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Fleas Problem

Discussion in 'Mathematics' started by andy b, Mar 23, 2012.

  1. hello,

    i'm having trouble getting into a problem. i want to do more 'peopls maths' of this style but i'm also short of time so wondering if anybody can help out. the problem (from mike ollerton's 'getting the *** to add up') is:


    a number of students in a line are to change their position from sitting down to all standing up, according to the conditions ...


    1. only one flea can make a move at one time.
    2. a move is defined as a flea either standing up or sitting down.
    3. in order for a flea to make a move the flea to their immediate left must be sitting down and anyone else further to their left must be standing up.
    4. the flea from the far left (from the viewpoint of the other fleas) can move at any time.


    so with five fleas A, B, C, D, E, sitting down, the first move could be for flea D or E to stand up.


    the problem is to minimise the number of moves required to get everyone standing up, and to generalise for any number of fleas.


    mike ollerton writes that the general solution makes use of A-level type knowledge.


    can anyone help?


    thanks.

    - andy
     
  2. This is actually a well established problem, and one I encountered on my travels around China:
    http://en.wikipedia.org/wiki/Chinese_rings_puzzle
    I spent much of the flight home thinking about the general formula! It can be solved as a recurrence relation. Suppose we define f(n) to be the number of moves required to get the first n people from the left standing up. Then we can perform the following sequence of moves:
    1. Get all but the nth and (n-1)th people to stand up. This costs f(n-2) moves according to our definition.
    2. Since for the nth person, the person to his left is sitting down, and the n-2 people left of that standing up, this person can now stand up. This costs 1 move obviously.
    3. We now have to move the leftmost n-2 back down again. Once this is done, we've got the nth person standing up and all people to the left of them sitting down. We can therefore now solve the problem for f(n-1) people.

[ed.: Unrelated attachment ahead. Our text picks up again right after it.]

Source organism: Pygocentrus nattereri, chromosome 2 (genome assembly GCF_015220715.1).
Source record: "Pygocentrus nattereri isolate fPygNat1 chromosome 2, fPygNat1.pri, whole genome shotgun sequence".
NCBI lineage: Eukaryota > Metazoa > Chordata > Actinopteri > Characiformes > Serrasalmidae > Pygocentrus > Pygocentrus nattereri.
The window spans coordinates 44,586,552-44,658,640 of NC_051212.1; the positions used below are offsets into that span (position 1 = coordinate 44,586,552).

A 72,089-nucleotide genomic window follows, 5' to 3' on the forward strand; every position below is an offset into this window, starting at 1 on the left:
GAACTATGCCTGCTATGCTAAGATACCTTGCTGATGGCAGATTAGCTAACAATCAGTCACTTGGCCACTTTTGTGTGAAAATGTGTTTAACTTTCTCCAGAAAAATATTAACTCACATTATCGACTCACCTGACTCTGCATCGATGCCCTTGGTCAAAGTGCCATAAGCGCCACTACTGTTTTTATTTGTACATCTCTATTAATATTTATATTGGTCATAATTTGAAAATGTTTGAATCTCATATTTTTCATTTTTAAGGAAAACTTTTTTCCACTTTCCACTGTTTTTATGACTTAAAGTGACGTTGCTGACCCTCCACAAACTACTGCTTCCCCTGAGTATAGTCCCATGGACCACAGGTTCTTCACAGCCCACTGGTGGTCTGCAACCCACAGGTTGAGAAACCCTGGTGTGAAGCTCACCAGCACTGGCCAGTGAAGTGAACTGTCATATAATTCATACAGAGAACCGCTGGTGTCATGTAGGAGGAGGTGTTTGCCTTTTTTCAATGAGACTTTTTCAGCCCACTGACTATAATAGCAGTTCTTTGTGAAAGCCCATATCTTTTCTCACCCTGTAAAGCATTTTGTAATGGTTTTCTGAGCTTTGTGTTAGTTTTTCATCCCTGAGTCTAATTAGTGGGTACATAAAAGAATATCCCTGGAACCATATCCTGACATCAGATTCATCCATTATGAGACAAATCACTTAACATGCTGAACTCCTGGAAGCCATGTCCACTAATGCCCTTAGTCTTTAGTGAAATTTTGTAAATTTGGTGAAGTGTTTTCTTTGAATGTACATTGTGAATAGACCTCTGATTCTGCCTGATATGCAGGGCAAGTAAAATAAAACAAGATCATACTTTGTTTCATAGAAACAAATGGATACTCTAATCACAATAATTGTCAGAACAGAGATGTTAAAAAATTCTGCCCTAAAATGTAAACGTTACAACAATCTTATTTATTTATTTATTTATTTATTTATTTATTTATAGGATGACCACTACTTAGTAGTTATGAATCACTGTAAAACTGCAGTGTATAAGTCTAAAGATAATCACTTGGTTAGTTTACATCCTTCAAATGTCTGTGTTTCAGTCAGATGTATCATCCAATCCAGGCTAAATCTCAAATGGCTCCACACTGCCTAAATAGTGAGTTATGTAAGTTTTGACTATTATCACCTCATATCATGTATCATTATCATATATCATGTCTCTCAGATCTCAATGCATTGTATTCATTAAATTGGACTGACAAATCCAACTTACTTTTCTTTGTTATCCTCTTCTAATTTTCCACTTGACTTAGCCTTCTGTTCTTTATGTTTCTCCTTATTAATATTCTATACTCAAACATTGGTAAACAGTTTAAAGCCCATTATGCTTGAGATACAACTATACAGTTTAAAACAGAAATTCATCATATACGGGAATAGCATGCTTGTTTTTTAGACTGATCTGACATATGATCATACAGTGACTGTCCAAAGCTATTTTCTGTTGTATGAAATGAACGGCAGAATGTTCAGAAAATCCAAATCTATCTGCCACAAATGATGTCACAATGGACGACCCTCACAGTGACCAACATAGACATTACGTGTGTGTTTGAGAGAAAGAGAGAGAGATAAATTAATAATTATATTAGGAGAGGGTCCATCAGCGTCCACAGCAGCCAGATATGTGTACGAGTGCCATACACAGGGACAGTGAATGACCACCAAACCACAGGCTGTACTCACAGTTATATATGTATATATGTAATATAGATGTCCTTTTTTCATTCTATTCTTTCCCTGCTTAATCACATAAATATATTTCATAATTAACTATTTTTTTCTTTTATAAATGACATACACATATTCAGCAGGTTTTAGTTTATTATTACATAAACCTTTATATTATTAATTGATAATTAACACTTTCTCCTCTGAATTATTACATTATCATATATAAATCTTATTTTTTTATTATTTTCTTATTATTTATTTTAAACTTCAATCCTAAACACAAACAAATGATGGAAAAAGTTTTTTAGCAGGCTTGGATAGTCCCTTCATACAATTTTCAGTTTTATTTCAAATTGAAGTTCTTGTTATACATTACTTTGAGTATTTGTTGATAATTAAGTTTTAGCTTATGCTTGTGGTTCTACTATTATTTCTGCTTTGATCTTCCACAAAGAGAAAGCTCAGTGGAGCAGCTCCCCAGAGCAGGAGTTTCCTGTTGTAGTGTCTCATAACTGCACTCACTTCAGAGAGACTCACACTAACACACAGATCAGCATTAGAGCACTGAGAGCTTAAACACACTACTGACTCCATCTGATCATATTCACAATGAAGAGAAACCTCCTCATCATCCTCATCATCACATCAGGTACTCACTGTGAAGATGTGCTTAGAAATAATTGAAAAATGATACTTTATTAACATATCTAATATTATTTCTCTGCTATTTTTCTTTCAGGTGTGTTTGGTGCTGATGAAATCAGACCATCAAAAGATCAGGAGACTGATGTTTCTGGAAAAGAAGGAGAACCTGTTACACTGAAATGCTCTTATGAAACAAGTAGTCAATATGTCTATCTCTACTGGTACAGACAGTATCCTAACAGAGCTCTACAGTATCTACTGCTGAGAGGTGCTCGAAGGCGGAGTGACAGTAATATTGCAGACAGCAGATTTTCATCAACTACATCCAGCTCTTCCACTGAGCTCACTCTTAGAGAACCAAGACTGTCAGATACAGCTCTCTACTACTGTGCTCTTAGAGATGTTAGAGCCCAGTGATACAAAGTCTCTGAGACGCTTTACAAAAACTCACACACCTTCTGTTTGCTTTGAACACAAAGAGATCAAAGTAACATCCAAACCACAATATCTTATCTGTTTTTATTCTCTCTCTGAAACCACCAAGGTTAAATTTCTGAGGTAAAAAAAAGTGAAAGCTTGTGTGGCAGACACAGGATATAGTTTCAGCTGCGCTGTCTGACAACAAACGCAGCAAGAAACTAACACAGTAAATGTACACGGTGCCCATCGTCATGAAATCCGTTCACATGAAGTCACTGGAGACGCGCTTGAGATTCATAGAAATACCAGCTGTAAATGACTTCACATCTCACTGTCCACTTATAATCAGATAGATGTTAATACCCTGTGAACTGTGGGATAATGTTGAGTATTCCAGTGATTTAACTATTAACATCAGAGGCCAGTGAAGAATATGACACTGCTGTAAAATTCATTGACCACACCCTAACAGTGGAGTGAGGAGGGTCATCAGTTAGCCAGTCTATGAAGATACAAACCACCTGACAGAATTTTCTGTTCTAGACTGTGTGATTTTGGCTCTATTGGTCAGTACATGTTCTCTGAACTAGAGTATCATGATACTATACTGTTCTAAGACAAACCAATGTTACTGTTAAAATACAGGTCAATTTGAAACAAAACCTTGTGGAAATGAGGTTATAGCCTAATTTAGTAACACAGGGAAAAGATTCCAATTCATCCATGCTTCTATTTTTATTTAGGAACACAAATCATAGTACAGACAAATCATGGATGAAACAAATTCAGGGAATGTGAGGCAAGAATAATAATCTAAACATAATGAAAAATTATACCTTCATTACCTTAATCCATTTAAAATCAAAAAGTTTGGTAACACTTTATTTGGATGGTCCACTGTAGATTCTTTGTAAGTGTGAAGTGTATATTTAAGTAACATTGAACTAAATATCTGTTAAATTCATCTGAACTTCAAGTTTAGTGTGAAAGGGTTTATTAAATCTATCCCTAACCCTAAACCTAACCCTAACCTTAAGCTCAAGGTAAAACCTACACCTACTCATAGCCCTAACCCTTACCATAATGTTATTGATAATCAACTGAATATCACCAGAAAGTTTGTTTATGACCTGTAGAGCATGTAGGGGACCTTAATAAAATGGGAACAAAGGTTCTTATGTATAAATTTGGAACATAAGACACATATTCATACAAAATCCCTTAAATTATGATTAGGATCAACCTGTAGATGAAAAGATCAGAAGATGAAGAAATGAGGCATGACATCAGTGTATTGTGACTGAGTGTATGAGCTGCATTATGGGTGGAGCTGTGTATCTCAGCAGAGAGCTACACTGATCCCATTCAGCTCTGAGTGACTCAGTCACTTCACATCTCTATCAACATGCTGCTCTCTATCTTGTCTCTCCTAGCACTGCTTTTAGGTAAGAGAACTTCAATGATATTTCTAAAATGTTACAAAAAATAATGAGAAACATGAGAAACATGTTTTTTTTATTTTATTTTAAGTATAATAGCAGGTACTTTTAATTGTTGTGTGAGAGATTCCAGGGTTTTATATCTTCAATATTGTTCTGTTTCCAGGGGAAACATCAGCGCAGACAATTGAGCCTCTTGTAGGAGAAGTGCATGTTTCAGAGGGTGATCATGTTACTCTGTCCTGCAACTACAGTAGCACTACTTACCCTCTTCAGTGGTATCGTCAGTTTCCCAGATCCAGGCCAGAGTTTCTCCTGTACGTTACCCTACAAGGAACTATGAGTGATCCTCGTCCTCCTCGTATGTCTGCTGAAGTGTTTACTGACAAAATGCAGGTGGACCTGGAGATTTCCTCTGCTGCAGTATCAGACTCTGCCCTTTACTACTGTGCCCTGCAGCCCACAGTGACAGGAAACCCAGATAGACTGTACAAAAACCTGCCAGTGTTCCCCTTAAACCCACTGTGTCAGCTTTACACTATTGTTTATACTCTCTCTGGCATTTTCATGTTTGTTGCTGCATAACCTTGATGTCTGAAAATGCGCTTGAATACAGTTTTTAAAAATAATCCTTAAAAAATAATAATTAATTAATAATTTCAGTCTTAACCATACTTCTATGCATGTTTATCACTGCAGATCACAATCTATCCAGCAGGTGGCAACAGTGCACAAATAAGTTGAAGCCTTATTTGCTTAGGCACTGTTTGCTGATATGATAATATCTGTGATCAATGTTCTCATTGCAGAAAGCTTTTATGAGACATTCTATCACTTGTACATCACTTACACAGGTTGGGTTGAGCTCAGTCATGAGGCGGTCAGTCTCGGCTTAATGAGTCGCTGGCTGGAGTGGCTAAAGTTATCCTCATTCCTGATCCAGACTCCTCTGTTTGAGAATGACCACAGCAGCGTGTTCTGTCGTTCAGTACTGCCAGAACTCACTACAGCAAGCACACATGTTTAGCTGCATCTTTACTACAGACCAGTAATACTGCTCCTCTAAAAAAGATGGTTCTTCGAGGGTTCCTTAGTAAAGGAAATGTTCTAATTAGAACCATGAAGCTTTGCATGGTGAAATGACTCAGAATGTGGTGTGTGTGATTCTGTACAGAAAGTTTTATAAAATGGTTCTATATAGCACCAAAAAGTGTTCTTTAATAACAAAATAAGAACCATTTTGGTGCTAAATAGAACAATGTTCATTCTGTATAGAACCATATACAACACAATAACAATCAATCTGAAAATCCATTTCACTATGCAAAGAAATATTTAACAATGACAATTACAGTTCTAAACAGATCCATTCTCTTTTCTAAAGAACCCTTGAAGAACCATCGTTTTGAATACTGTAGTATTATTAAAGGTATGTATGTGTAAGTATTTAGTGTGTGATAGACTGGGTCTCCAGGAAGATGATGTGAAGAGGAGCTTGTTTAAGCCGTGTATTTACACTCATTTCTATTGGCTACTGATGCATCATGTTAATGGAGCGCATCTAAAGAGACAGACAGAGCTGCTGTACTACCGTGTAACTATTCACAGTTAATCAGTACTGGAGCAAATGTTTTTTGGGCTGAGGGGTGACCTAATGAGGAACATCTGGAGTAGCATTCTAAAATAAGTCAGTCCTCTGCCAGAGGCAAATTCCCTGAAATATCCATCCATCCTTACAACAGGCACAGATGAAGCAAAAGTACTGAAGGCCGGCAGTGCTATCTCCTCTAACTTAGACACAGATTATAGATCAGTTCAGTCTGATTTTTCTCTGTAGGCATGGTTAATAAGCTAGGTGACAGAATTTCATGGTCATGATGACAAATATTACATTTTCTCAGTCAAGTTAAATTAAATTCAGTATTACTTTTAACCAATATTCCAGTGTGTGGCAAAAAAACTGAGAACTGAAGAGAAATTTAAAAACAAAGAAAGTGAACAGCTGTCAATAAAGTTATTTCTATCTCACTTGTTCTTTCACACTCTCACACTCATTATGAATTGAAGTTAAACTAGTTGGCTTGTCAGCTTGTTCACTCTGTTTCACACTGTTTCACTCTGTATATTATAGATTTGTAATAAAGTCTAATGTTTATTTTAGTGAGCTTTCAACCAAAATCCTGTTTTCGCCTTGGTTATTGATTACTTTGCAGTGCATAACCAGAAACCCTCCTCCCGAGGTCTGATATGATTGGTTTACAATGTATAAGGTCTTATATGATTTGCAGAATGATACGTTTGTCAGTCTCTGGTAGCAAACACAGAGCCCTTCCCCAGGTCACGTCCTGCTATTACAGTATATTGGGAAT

So the recurrence relation is:
    f(n) = f(n-1) + 2 f(n-2) + 1
    And the base case: f(1) = 1 (as the left-most person is free to stand-up/sit-down).
    Solving, we have:
    So for 5 fleas, that's 21 moves.
     
  3. Incidentally, the same kind of strategy can be applied to the much more popular 'Towers of Hanoi' game: http://en.wikipedia.org/wiki/Towers_of_Hanoi . This Wikipedia article has a ton of pretty awesome maths.
    To get n disks from the starting pole to the target pole. We recursively move the top n-1 discs to an intermediate pole, move the largest disc to the target pole, then again recursively move the n-1 other discs from the intermediate pole to the target one.
    That's:
    f(n) = 2f(n-1) + 1.
    f(1) = 1
    Solution in this case is a much simpler f(n) = (2^n) - 1.
     
  4. i see how you got this ---> f(n) = f(n-1) + 2 f(n-2) + 1

    but how did you get from that to this ----> f( n ) = (-1)^(n+1)/6 + 1/3 2^(n+1) - 1/2

    thanks!
     
  5. I would have to talk about homogenous/inhomogenous/auxiliary equations. It's not in any A Level syllabuses as far as I know. I recommend Googling 'solving recurrence relations'. :)
     
  6. the book does specifically say that the problem makes use of A-level knowledge, so i wonder if there's another way to get a solution.

    anyway, thanks for your help!
     
  7. Glad to be of help.
    I'm pretty certain recurrence relation sequences like this (including for example the Fibonacci Sequence - the classic f(n) = f(n-1) + f(n-2)) can't be solved without this kind of technique. So I'd tentatively hazard a guess that this Mike guy is wrong. But others may wish to correct me...
     
  8. afterdark

    afterdark Occasional commenter

    Similar to the Fibonacci and Lucas sequences then?
    Oops repeating the previous posts then, sorry folks.
     
  9. In the case of f(n) = f(n-1)+2f(n-2) + 1, we can first get rid of the constant by setting g(n) = f(n)+1/2, so our equation becomes g(n) = g(n-1) + 2g(n-2).



    Next, writing h(n) = g(n) + g(n-1), we get



    h(n) = g(n) + g(n-1) = g(n-1) + 2g(n-2)+g(n-1) = 2(g(n-1)+g(n-2) = 2h(n-1).



    We can then successively solve for h, g and f.



    *Technically*, this doesn't require anything beyond A-level maths, but in practice it's not something you'd expect someone who's only done A-level maths to come up with.
     

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